Gulustan Fortress

Gulustan Fortress

    Above Xinishli village, 2km west of Shamaxi’s bazaar along Rasulzade str, rises a distinctive hill. On top of which once stood Gulistan Castle, the 12th-century residence of the Shirvanshahs. Remnant stones are pretty minimal but views are sweeping.Gulustan Fortress, also known inaccurately as Qiz Qalasi (Maiden’s Tower), formerly enclosed the residence of the Shirvanshahs and later the Shamakha khans. The first recorded fortifications here wee the iron gates erected between 1043 and 1049 by Shirvanshah Gubad. Though many of the walls have collapsed and stones have been removd for house building. One can still sense the impregnability of the hilltop position. The views are lovely. Beneath the tallest remnant chunk of tower at the fortress’s western end is a small hole, the now blocked entrance to a tunnel which led to a subterranean labyrinth. Locals remember playing in these tunnels as children. One of the tunnels wa said to lead almost a kilometre down to the small ravine

where a stream cuts the castle hill from the neighbouring Pir Derekos mount.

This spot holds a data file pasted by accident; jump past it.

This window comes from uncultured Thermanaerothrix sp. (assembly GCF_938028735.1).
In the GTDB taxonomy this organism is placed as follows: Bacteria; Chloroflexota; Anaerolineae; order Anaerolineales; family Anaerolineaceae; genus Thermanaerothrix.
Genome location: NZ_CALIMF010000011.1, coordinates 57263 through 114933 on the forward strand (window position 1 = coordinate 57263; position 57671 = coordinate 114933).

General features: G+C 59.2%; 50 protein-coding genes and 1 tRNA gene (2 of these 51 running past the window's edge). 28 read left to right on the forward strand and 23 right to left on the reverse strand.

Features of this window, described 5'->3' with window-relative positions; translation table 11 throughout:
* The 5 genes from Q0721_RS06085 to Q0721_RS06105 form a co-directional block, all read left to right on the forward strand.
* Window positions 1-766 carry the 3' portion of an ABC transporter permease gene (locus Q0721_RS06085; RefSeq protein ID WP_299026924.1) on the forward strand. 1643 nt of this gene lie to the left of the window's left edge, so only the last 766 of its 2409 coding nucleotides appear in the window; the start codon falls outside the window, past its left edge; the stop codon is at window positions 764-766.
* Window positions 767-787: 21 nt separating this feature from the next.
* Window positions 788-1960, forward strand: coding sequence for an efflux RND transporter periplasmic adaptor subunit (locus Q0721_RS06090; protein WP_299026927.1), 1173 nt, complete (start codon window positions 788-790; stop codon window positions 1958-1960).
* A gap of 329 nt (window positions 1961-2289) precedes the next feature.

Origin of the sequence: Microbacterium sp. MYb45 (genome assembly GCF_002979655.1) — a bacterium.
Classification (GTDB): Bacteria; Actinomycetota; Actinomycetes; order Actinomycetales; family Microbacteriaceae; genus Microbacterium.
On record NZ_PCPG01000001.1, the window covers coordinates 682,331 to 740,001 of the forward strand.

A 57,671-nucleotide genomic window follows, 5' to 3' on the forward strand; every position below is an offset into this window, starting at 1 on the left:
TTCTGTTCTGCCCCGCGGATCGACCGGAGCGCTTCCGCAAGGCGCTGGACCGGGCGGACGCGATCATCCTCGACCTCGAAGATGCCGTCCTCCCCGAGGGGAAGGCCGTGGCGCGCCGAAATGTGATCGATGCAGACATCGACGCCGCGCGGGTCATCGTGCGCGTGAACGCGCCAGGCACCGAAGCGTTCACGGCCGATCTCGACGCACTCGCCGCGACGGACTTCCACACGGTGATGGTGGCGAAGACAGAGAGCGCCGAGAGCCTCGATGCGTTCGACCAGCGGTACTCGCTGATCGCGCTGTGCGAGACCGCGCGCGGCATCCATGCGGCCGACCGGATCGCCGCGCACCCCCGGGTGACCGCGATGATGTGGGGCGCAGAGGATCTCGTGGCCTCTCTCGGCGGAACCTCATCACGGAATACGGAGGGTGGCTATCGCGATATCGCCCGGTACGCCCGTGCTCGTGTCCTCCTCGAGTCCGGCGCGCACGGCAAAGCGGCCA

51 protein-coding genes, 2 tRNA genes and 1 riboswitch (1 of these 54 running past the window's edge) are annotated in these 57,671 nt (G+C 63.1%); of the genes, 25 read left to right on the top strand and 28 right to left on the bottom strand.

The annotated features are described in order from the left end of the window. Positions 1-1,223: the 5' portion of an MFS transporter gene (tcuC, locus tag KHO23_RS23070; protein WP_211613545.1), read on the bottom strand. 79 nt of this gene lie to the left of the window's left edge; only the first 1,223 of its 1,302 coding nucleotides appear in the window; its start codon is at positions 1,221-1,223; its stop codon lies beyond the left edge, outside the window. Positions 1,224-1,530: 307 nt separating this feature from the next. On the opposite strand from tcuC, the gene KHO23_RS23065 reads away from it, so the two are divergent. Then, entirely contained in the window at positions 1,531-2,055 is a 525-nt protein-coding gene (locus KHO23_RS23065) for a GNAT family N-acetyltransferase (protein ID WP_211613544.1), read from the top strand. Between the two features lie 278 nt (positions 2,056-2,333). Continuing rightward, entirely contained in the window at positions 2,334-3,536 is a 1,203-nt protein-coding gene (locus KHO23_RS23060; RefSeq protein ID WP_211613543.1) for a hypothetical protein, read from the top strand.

gulustan

Location and history 

   The tunnel entrance at that end is still open though it takes a short but steep scramble  to find it. With a torch you can crawl some 40m inside before claustrophobia and cave-ins block further progress.The easiest way to the top of the castle is by the fairly smooth track from near Xinishli village. It was in Xinishli that archaeologists found several important relics including the approximately life-size stone idol which stands cross-armed in Baku’s Historical Museum like a giant headless Oscar. Other interesting finds include grave jewellery that dates back to the 4th century BC and a more recent Kupe amphora containing the skeleton of an apparently murdered man whose skull had beeen punctured by a nail.The deep well-like hole on top of the castle hilltop was also the result of recent, albeit freelance excavations. As usual, locals believe that the diggers waltzed off with great caches of gold, though there’s absolutely no proof. The ‘other’ hill, directly across from Gulustan on the Shamakha side is considered holy in a way that is typical of the Azeri brand of animist-Islam. The hill ws topped by a Zoroastrian fire temple and ceremonial area 2000 years ago. Today there’s the small Pir Derekos hilltop mausoleum.

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